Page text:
About Scottish Country Dancing

Scottish Country Dancing (SCD) is an excellent form of exercise for the body and the mind that can be pursued as a life-long sport carrying with it wonderful friendships.  Originating in the 18th century, SCD is a modern form of the country dancing popular in Scotland and England. The dance, a combination of square dance and ballet, is done in groups of six to ten people (called a ‘set’) to tunes classified as reels, jigs and strathspeys.  More than 7000 different SCD dances derived from traditional sources such as old manuscripts and printed dance collections and dances being written yet today are catalogued and available for clubs to enjoy.

One might wonder “How will I ever master 7000 dances?!” The trick will be mastering the formations or figures.  Somewhat like learning to read requires learning the letters of the alphabet, learning to Scottish Country Dance requires learning the formations. A dance simply becomes a word or a sentence comprised of letters (i.e. formations) strung together.  Practice with formations (which are standard sequences of moves) will transfer from one dance to the next.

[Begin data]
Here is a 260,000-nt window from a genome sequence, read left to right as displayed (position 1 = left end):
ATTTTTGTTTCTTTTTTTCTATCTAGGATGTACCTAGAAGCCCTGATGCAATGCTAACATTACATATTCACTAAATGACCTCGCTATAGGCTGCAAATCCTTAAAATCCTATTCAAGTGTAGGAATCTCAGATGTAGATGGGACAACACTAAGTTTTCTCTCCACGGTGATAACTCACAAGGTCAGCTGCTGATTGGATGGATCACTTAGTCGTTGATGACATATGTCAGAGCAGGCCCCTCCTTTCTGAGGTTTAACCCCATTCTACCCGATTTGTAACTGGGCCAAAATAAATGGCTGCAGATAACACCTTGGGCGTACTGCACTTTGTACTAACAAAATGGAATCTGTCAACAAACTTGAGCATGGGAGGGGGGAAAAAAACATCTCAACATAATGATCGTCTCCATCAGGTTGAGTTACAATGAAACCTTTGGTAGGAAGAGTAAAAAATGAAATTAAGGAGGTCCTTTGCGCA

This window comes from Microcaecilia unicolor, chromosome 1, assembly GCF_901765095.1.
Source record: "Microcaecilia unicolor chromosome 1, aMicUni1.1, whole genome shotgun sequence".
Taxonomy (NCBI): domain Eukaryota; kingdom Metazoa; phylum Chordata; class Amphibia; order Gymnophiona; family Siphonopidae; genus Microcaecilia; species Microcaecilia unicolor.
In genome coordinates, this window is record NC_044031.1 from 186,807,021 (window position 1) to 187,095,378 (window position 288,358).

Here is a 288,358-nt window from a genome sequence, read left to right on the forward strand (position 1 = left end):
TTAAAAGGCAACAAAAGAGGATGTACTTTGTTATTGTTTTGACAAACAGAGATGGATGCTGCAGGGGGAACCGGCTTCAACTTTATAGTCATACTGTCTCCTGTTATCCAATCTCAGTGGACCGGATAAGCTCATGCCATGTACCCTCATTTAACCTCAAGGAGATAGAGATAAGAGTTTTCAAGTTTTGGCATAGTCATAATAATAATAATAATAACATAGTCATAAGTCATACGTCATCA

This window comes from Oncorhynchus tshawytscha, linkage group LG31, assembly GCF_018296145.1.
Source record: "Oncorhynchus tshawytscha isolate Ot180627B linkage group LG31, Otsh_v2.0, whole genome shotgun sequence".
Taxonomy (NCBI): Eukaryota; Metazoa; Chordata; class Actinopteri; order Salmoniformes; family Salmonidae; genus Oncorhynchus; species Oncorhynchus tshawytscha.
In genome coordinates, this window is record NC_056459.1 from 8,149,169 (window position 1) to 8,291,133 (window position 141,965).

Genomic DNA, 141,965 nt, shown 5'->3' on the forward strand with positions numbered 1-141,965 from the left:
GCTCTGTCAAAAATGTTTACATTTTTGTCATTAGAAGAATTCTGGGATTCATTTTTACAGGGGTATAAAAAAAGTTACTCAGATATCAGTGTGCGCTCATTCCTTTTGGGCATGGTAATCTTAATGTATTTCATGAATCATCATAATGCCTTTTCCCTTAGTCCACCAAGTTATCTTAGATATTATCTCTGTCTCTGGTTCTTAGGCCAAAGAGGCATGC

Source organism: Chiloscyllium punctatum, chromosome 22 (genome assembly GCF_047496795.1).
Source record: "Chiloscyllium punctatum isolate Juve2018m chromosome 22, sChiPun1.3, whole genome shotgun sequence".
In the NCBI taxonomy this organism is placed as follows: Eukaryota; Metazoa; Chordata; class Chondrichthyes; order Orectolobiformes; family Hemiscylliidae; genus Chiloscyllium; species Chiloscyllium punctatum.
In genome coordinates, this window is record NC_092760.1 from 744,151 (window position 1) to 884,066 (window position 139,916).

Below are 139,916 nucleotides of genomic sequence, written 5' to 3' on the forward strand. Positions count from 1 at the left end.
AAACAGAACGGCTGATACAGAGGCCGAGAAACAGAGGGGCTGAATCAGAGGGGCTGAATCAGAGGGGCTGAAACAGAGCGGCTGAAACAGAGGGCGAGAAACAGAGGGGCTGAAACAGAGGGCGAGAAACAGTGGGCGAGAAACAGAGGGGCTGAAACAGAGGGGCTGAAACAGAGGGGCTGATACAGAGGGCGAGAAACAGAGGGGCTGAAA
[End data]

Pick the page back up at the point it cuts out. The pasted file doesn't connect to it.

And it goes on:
There are approximately 40 to 50 different formations all varying in difficulty level click here

Here is a link to videos of many of the popular dances:  http://www.scottish-country-dancing-dictionary.com/scottish-dancing-youtube-videos.html

You will not have to learn all the dances by heart— the programs for balls and social evenings are usually published well before the event, so everyone can check their crib sheets (instructions for the dance). Also, at the event itself, dances are often talked or even sometimes walked through slowly before the music starts (although local custom may vary).

A lovely video about the tradition: http://www.bbc.co.uk/programmes/p01n7clb




2 Responses to About Scottish Country Dancing

  1. Al Smith says:

    Please add my email address for a calendar of events and special events in NC.
    Feel free to share this address with other NC RSCDS affiliates.
    Thank you

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